The Sunday Independent, 22 April 2001.

The Nightmare of Family Court


Stephen Baskerville

The ordeal of Mark Harris, the father sent to Pentonville prison for ten
months for waving to his children, is not an aberration. It is part of a
growing international trend whereby fathers (and sometimes mothers) have
been arrested for sending their children birthday cards, calling them on
the telephone, or seeing them in church.

Last year a father in New Hampshire was beaten to death by jail guards
after being incarcerated without trial for allegedly missing a child
support hearing of which his family claims he was never notified. A
father in British Columbia was evicted from his home, cut off from his
children, and ordered to pay more than twice his income in child and
spousal support plus court costs for a divorce to which his never
consented. He hanged himself from a tree. A mother in Massachusetts was
recently told by social workers to divorce her husband or they would
take away her children, and they did. In the same state a fathers'
rights activist claims he was dragged from his car and beaten by what
appeared to be plainclothes police and told to stop making trouble for
the courts or he would never see his son again.

These cases are the tip of a huge iceberg. In the United States, Canada,
Australia, and beyond both fathers and mothers are losing their children
in large numbers and turned into outlaws. They are subjected to
questioning about their private lives that attorney Jed Abraham has
termed an "interrogation" and incarcerated without trial. They are
jailed for failing to pay lawyers and psychotherapists they never hired
for services they never sought. Their children are taught to hate them
with the backing of government officials and used as informers against

Why is this happening?

Contrary to basic principles of free government, family courts operate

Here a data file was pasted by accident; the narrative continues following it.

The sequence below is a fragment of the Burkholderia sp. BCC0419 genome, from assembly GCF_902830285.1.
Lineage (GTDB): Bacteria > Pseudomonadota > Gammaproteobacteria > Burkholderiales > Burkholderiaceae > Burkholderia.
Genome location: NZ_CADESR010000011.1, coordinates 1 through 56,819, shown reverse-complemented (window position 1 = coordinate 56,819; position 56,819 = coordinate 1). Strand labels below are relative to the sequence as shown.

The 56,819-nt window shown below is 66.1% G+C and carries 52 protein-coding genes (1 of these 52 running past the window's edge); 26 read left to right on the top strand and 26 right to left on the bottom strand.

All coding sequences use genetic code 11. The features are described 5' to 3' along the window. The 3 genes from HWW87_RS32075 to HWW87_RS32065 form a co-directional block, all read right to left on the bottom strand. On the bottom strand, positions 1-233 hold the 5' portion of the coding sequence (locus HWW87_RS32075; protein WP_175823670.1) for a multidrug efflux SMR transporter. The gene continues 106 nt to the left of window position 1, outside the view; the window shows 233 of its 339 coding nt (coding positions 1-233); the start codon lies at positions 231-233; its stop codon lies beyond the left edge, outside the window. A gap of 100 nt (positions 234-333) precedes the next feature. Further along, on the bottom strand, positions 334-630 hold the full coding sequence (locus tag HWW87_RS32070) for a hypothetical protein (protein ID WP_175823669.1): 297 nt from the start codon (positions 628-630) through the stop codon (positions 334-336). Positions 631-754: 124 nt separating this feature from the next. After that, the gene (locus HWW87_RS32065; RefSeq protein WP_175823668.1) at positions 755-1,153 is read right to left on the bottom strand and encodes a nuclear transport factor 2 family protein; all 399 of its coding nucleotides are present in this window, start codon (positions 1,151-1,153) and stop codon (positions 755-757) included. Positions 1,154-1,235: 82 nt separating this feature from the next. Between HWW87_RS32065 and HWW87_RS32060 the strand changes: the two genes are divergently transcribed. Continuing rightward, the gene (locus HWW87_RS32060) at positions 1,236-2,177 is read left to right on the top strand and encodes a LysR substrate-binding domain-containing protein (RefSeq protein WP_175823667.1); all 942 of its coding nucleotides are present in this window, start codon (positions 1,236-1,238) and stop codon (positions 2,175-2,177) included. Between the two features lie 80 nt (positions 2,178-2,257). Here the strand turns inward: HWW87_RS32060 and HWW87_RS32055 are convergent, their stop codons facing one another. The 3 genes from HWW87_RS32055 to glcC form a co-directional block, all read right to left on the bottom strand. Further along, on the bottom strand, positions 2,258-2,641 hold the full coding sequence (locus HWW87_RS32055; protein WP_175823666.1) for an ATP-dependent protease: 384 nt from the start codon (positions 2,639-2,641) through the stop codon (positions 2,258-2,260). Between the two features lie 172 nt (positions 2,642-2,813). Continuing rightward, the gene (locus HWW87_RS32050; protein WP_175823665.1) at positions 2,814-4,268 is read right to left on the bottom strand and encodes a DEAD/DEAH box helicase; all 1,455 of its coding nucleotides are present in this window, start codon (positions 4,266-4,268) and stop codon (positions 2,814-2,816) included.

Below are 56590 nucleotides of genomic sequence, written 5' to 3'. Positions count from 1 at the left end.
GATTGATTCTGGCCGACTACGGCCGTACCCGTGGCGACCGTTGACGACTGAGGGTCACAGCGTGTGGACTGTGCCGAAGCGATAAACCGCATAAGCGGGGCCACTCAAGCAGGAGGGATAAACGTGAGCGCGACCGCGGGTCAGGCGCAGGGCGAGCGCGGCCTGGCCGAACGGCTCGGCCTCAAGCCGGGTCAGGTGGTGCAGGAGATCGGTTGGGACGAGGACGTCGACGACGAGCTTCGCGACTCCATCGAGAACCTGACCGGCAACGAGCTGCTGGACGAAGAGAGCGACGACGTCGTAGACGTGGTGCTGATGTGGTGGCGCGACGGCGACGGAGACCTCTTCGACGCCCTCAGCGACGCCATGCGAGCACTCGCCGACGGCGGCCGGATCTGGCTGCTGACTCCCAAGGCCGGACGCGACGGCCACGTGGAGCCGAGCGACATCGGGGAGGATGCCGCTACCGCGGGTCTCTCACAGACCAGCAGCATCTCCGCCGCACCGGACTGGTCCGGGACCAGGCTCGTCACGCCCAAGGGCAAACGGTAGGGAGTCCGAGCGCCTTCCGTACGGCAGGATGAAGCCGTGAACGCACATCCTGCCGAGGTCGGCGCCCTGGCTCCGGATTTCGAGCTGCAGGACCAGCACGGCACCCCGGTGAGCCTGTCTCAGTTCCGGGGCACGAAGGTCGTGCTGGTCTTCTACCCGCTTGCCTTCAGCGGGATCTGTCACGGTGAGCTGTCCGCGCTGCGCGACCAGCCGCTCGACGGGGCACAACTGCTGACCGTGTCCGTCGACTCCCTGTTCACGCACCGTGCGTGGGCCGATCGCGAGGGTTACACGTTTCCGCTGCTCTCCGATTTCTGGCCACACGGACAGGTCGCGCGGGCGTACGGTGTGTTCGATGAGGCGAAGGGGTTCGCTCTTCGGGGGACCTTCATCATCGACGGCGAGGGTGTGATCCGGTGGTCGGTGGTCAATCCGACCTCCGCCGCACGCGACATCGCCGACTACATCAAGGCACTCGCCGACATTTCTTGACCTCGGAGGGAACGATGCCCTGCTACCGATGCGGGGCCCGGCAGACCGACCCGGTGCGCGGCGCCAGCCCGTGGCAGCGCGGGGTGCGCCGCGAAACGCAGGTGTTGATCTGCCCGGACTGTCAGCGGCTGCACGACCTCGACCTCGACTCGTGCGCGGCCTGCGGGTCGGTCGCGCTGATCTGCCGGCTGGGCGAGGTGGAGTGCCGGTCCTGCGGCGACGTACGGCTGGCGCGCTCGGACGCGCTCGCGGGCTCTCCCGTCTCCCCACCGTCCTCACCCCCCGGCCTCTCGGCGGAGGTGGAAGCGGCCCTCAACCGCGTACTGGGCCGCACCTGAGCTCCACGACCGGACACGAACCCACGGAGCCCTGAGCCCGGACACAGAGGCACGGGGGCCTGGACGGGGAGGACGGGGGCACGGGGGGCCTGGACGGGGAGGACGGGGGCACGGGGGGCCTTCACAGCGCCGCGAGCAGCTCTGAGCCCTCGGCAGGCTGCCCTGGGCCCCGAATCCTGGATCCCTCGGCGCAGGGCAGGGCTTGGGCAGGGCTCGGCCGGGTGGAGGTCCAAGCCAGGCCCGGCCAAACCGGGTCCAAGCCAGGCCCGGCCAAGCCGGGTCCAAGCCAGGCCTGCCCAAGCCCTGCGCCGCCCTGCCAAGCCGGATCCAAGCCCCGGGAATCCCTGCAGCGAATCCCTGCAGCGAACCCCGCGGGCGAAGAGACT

largely behind closed doors and without record of their proceedings. The
secrecy ostensibly protects family privacy, though more often it
provides a cloak to invade family privacy with impunity. "The family
court is the most powerful branch of the judiciary," writes a prominent
American judge. "The power of family court judges is almost unlimited."
American Supreme Court Justice Abe Fortas once characterized them with
the term "kangaroo court."

Family courts sit at the nexus of a powerful network of lawyers,
psychotherapists, social workers, bureaucratic police, and others.
Recalling Dickens's observation that "the one great principle of the law
is to make business for itself," it may not be overly cynical to suggest
that judges and their entourage have a vested interest in separating
children from their parents.

Family courts routinely ignore basic civil liberties and international
human rights conventions. "Your job is not to become concerned about the
constitutional rights of the man that you're violating as you grant a
restraining order," American municipal court judge Richard Russell told
a judges' training seminar in 1994. "Throw him out on the street, give
him the clothes on his back and tell him, see ya around. . . . We don't
have to worry about the rights."

Family law is now criminalizing activity as basic as free speech. In
Australia it is a crime for litigants to speak publicly about family
law. A Sydney group protesting peacefully in 1998 was told "if any
people who had any involvement with family court were identified the
media and that person would be prosecuted to the fullest extent" of the
law. As in Britain, Australian family courts have closed Internet sites